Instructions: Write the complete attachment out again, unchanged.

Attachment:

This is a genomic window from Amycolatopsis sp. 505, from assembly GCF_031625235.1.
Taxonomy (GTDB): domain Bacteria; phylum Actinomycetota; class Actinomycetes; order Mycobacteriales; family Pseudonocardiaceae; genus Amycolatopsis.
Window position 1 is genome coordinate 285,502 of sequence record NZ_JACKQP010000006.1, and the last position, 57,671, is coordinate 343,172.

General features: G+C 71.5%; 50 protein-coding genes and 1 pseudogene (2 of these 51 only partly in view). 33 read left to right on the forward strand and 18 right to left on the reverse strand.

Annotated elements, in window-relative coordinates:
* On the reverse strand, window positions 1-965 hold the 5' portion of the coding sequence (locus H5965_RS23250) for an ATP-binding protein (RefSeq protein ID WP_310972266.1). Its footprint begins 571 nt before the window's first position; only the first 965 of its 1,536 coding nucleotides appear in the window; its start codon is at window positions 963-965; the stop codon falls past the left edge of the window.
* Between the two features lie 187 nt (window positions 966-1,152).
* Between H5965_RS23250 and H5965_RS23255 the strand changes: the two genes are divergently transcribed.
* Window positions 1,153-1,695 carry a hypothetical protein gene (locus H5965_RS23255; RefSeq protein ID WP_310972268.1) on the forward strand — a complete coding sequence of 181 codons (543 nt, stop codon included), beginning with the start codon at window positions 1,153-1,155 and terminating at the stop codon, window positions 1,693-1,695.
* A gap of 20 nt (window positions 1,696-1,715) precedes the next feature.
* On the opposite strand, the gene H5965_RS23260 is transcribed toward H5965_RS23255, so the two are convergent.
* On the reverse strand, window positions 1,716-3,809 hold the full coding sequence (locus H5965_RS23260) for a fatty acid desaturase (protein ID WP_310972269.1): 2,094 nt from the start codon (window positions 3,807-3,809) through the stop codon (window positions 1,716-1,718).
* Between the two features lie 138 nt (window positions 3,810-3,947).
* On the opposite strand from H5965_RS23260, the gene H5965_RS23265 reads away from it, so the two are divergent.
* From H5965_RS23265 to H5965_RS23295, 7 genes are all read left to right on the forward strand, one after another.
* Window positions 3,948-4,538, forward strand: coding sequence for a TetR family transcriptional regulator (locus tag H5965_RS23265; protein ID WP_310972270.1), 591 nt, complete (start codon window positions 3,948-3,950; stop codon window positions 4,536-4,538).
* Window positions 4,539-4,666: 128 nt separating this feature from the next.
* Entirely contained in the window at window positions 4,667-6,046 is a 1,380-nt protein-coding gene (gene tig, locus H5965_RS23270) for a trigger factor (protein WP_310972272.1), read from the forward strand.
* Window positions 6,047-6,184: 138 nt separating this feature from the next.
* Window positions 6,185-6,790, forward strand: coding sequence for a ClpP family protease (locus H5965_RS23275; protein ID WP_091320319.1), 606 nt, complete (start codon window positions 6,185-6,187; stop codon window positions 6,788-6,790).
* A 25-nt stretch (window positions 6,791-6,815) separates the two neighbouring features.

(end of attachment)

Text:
This is a genomic window from Amycolatopsis sp. 505, from assembly GCF_031625235.1.
Taxonomy (GTDB): domain Bacteria; phylum Actinomycetota; class Actinomycetes; order Mycobacteriales; family Pseudonocardiaceae; genus Amycolatopsis.
Window position 1 is genome coordinate 285,502 of sequence record NZ_JACKQP010000006.1, and the last position, 57,671, is coordinate 343,172.

General features: G+C 71.5%; 50 protein-coding genes and 1 pseudogene (2 of these 51 only partly in view). 33 read left to right on the forward strand and 18 right to left on the reverse strand.

Annotated elements, in window-relative coordinates:
* On the reverse strand, window positions 1-965 hold the 5' portion of the coding sequence (locus H5965_RS23250) for an ATP-binding protein (RefSeq protein ID WP_310972266.1). Its footprint begins 571 nt before the window's first position; only the first 965 of its 1,536 coding nucleotides appear in the window; its start codon is at window positions 963-965; the stop codon falls past the left edge of the window.
* Between the two features lie 187 nt (window positions 966-1,152).
* Between H5965_RS23250 and H5965_RS23255 the strand changes: the two genes are divergently transcribed.
* Window positions 1,153-1,695 carry a hypothetical protein gene (locus H5965_RS23255; RefSeq protein ID WP_310972268.1) on the forward strand — a complete coding sequence of 181 codons (543 nt, stop codon included), beginning with the start codon at window positions 1,153-1,155 and terminating at the stop codon, window positions 1,693-1,695.
* A gap of 20 nt (window positions 1,696-1,715) precedes the next feature.
* On the opposite strand, the gene H5965_RS23260 is transcribed toward H5965_RS23255, so the two are convergent.
* On the reverse strand, window positions 1,716-3,809 hold the full coding sequence (locus H5965_RS23260) for a fatty acid desaturase (protein ID WP_310972269.1): 2,094 nt from the start codon (window positions 3,807-3,809) through the stop codon (window positions 1,716-1,718).
* Between the two features lie 138 nt (window positions 3,810-3,947).
* On the opposite strand from H5965_RS23260, the gene H5965_RS23265 reads away from it, so the two are divergent.
* From H5965_RS23265 to H5965_RS23295, 7 genes are all read left to right on the forward strand, one after another.
* Window positions 3,948-4,538, forward strand: coding sequence for a TetR family transcriptional regulator (locus tag H5965_RS23265; protein ID WP_310972270.1), 591 nt, complete (start codon window positions 3,948-3,950; stop codon window positions 4,536-4,538).
* Window positions 4,539-4,666: 128 nt separating this feature from the next.
* Entirely contained in the window at window positions 4,667-6,046 is a 1,380-nt protein-coding gene (gene tig, locus H5965_RS23270) for a trigger factor (protein WP_310972272.1), read from the forward strand.
* Window positions 6,047-6,184: 138 nt separating this feature from the next.
* Window positions 6,185-6,790, forward strand: coding sequence for a ClpP family protease (locus H5965_RS23275; protein ID WP_091320319.1), 606 nt, complete (start codon window positions 6,185-6,187; stop codon window positions 6,788-6,790).
* A 25-nt stretch (window positions 6,791-6,815) separates the two neighbouring features.